Tony Soprano says goodbye, and countless fans curse the cable company, thinking that cut-to-black was a malfunction. Hillary Clinton spoofs the ending in a video satire that wins points for cleverness. But we're all equal in the YouTube universe, and thus Obama Girl gets just as much attention — that's Amber Lee Ettinger, the model/actress/former pageant contestant whose racy "I Got A Crush On Obama" is one of the most-watched clips of the year. Paris Hilton spends 23 days in jail for violating probation in an alcohol-related reckless driving case. Later she tells Larry King she spent her time reading the Bible, though she can't recall a favorite verse, or, well, any verse at all. And wait, we're not done! This is the month that Sen. Larry Craig of Idaho makes that fateful trip to the airport restroom. His "wide stance" explanation will be endlessly spoofed, including by Brad Pitt and George Clooney on a tribute show for Julia Roberts.
Harry Potter's month, hands down, with the release of the seventh and final installment in J.K. Rowling's insanely successful series. We won't reveal details of the adorable young wizard's fate in case any of you (like us) haven't gotten around to reading it yet, in any of the 64 languages that Potter books have been published in. But here's a choice tidbit not found in the book: later this year Rowling announces that thebeloved character Dumbledore was gay.
What time is it? If you're a tween or live in close proximity to one, you know the answer: It's time for "High School Musical 2," the sequel to the hugely popular Disney Channel movie. In this scrubbed-up, 21st-century "Grease," high school never looked so clean, so gentle, so tolerant, with cliques that melt like butter and mean girls that aren't really mean. Realistic? As legions of fans would say, whatever!! More than 17 million watch the first telecast alone, making it TV's biggest event of the summer. Zac Efron and Vanessa Hudgens are bona fide stars, which makes it ...
... a little awkward when nude photos of Hudgens surface on the Web. Will Disney disown its dark-haired sweetheart, heroine to countless young girls? Surely you jest (for one thing, there's the upcoming "High School Musical 3" to consider.) Hudgens apologizes, and life at East High goes on. Britney Spears could only hope for such a smooth landing. But it's bumpy, bumpy, bumpy for the troubled pop icon, who hazards a comeback at MTV's Video Music Awards, only to stumble through her song as if she were sloshing through mud. An unfortunately revealing sequined bikini guarantees the next day's painful headlines, but not nearly as painful as a few weeks later, when ...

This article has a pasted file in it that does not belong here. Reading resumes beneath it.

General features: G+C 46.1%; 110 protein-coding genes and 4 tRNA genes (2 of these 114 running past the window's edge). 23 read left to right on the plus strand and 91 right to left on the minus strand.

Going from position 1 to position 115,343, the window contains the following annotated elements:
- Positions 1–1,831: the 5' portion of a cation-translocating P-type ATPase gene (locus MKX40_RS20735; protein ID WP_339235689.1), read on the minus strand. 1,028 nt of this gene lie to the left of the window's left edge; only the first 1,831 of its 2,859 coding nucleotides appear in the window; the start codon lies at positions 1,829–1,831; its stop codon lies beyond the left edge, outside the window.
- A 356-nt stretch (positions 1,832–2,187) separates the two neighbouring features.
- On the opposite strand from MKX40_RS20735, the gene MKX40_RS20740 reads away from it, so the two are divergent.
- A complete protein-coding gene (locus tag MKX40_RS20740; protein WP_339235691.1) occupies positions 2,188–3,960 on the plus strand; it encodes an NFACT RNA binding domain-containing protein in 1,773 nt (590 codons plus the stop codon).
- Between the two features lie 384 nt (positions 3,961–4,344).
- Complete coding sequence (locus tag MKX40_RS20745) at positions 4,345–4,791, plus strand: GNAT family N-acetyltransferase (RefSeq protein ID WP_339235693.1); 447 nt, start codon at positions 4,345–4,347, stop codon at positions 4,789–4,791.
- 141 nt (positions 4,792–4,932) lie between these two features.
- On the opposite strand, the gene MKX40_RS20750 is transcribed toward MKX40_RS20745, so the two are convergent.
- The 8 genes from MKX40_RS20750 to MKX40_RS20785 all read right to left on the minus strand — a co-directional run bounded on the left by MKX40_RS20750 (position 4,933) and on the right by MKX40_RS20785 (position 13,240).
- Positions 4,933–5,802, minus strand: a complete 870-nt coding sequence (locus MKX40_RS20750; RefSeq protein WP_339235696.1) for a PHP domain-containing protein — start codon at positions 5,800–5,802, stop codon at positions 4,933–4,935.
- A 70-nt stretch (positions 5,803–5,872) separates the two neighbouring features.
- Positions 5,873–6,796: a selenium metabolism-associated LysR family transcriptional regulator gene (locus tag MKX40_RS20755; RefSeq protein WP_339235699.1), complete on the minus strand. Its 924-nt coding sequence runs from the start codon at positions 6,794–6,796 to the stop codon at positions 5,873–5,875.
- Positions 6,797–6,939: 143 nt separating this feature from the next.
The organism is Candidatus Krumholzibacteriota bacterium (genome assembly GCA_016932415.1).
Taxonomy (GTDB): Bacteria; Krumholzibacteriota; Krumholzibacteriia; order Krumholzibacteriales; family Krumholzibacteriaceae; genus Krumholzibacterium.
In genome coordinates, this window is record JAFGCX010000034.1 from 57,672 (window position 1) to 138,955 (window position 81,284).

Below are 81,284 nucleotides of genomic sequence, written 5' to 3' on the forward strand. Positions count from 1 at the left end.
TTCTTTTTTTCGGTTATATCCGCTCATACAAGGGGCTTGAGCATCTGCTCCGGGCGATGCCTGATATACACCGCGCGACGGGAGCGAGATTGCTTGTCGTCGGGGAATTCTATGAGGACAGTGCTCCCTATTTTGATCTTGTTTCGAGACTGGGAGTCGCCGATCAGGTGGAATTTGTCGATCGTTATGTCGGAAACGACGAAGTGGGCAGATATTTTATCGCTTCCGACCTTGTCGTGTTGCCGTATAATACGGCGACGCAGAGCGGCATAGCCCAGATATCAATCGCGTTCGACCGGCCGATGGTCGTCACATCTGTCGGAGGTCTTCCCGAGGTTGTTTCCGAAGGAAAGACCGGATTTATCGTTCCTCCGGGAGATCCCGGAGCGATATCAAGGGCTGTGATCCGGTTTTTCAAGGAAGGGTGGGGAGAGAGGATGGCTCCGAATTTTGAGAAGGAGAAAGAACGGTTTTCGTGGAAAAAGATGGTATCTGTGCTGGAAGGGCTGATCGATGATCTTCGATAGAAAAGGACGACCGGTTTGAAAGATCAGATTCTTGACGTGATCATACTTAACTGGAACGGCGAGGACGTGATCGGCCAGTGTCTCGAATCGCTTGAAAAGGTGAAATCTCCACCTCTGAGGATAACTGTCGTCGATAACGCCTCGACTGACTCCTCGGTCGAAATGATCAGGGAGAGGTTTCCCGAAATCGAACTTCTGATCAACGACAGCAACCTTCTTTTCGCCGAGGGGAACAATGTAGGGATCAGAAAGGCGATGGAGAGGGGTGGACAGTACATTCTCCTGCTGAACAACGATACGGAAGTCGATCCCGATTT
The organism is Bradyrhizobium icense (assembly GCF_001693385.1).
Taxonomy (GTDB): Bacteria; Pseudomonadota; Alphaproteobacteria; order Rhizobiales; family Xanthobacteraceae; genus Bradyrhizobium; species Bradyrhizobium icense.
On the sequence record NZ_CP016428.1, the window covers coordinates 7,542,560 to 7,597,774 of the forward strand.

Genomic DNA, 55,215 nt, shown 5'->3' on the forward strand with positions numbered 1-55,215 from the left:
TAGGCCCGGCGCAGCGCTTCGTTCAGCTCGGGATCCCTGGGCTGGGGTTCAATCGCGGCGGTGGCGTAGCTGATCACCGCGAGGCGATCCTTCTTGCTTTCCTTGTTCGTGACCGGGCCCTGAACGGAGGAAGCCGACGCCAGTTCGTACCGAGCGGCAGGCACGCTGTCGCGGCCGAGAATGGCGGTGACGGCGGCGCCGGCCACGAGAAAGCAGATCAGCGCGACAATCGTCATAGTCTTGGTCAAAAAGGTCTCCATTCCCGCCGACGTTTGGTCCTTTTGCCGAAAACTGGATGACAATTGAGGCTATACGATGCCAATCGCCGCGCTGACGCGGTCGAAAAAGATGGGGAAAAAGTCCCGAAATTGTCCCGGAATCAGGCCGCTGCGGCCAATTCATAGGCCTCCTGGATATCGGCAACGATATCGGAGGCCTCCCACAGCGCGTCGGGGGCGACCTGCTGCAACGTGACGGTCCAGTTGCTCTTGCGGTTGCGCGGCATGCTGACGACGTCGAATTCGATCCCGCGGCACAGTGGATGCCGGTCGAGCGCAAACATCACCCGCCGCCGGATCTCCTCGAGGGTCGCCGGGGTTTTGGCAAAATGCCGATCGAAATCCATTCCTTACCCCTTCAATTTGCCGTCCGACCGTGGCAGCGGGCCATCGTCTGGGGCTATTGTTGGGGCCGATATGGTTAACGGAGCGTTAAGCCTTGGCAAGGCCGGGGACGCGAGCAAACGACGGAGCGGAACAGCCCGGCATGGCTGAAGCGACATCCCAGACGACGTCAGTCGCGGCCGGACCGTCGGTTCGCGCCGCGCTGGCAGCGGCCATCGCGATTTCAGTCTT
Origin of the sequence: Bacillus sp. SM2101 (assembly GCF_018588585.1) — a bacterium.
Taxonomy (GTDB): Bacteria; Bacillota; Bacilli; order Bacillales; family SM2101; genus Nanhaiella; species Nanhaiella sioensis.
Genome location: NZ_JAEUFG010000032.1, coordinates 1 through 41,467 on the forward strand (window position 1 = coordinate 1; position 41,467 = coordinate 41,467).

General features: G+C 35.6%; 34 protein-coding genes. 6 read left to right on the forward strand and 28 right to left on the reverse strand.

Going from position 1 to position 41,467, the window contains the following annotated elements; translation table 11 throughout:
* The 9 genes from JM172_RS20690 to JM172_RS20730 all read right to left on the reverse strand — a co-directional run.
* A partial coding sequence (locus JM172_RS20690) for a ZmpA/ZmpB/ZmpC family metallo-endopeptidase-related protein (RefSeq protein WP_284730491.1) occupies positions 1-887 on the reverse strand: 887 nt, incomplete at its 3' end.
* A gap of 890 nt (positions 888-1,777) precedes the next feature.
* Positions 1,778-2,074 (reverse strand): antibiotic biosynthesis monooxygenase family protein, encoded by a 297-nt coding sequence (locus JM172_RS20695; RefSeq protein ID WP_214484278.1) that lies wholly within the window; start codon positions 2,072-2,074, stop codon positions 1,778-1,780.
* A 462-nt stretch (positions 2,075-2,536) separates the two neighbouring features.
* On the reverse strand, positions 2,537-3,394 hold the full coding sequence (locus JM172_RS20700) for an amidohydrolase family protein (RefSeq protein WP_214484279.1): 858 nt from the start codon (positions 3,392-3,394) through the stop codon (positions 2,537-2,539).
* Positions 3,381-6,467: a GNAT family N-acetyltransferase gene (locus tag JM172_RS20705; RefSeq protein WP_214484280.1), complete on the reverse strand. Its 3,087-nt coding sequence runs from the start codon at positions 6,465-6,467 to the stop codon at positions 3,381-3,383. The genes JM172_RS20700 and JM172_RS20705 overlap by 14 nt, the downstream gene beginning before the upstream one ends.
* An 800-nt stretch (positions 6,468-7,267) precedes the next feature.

... Spears loses custody of her two toddler sons to ex-hubby Kevin Federline. Though her album, "Blackout," is well-reviewed, her personal struggles continue with no end in sight. On a less serious note, the world spends a few days pondering the fate of Iggy the terrier, first adopted by Ellen DeGeneres, then given to her hairdresser's kid, then taken away according to the rescue agency's regulations. "Please, please, please, just give the dog back," DeGeneres weeps on national TV. But later she has to plead with angry fans to stop threatening the agency.
Speaking of strange things on talk shows, is that really Lynne Cheney on Jon Stewart's show, greeting him with a Darth Vader doll (a joking reference to hubby Dick) and getting a friendly, respectful reception? And speaking of Stewart, we told you last year there would be no Stewart/Colbert ticket in 2008 'cause, well, these guys are just comedians. Turns out we were only half right. For in October, conservative faux-pundit Stephen Colbert announces he's running, but only in South Carolina, his native state, which ....
... rejects him. State Democrats vote 13-3 to disallow his bid. Their lame reason? That he's not serious. Bah, humbug! At least South Carolina will get Oprah: The talk-show mogul announces that she'll campaign for her favorite guy Barack Obama in the key early voting states. Can Winfrey sparkle her candidate with the same fairy dust that makes books — even really old ones — sudden best sellers? And here's one youngster that's obviously gotten her hands on some fairy dust: Miley Cyrus, aka Disney's Hannah Montana, turns 15 amid one of the very the hottest concert tours of the year. Hottest kids tours, you ask? No, hottest tours period, with tickets selling out in minutes and scalpers having a field day. In Florida, a man hangs onto a pole for much of six days in a contest to win tickets for his fiancee's daughter.
December completes the circle for Don Imus, who debuts his new show on WABC with a cast that includes two black comedians and a promise to "never say anything in my lifetime that will make any of these young women at Rutgers regret ... that they accepted my apology." He also pledges to use his new show to discuss race relations.
Will Imus be one of the first pop culture figures to actually make his apology mean something? We'll have to get back to you on that.